The Reason You Should NEVER Wash Chicken Before Cooking It

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1. America’s Most Popular Meat

In 2014, for the first time in 100 years, chicken became the most-eaten meat in the United States, finally beating out beef. Americans now consume over 100 pounds of chicken each year.

2. Danger Lurking

Chicken, however, can harbor a potentially fatal bacteria – salmonella. Each year, an estimated one million foodborne illnesses are caused by salmonella, which results in 19,000 people being hospitalized and 380 deaths.

3. Washing ≠ Clean

In an effort to get rid of this potentially deadly bacteria, many people wash their chicken. We wash our hands to prevent the spread of bacteria, so it’s a strategy that intuitively seems to sense. Except in this case, it’s incorrect.

4. Why Washing Doesn’t Work

Warm or cold water don’t kill salmonella bacteria, so washing your chicken won’t prevent you from getting sick.

5. Making Things Worse

Not only does washing your chicken not kill the salmonella, as this video demonstrates, when the water splashes, it has the potential to spread salmonella onto other surfaces.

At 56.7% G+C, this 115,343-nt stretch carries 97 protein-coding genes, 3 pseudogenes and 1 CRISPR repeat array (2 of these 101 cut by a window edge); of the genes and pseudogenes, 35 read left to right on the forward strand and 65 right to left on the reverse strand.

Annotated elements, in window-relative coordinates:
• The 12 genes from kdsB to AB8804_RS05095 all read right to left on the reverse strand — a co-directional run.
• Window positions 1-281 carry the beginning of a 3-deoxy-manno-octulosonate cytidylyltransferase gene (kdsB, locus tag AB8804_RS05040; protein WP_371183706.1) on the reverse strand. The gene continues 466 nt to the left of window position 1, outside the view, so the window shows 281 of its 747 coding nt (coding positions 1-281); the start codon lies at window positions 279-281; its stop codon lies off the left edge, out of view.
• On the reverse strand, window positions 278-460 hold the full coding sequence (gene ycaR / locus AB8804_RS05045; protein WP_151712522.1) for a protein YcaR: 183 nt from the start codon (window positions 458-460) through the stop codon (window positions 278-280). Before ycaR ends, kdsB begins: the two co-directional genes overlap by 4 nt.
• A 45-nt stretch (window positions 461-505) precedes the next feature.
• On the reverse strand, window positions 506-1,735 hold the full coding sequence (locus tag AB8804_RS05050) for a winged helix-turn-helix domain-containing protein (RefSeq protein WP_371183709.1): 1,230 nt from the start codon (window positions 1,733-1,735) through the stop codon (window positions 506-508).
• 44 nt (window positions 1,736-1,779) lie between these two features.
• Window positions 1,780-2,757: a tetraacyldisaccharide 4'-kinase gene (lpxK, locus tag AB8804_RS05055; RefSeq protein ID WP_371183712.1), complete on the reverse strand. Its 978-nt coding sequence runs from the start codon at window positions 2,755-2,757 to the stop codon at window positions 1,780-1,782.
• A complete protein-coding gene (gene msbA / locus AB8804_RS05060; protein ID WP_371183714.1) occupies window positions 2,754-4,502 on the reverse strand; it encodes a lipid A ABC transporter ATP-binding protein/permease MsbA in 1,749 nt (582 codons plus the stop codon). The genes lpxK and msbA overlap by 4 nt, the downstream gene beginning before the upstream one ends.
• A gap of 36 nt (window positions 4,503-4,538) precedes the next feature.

6. Marinated = Contaminated

Some people marinate their chicken in an acidic wash (e.g. lime/lemon juice or vinegar). While this works for enhancing the flavor, it still won’t kill all the bacteria. The marinade should be treated as contaminated and should be discarded.

7. The Right Way To ‘Clean’ Chicken

The correct way to kill salmonella is with heat. Cooking your chicken to an internal temperature of 165 °F will get rid of salmonella.

8. Wash Your Hands

After you touch raw poultry, you should always wash your hands. The reason washing works for your hands but not the bird is that the bacteria that ends up on your hands, according to experts from Drexel University, is only a “tiny fraction of what’s found on the bird itself.” Soap and water washes it away.

9. Washing Surfaces

Any surface or utensil that has touched raw poultry should be thoroughly cleaned to prevent the spread of bacteria. Like your hands, soap and water should be enough to eliminate the bacteria.

10. Don’t Spray Bacteria

Although 50% of people in a study washed their chicken when they went to prepare it, the next time you get the urge, remember – don’t. Even though it may feel counterintuitive, the cleanest method of preparing your chicken means not washing it at all.


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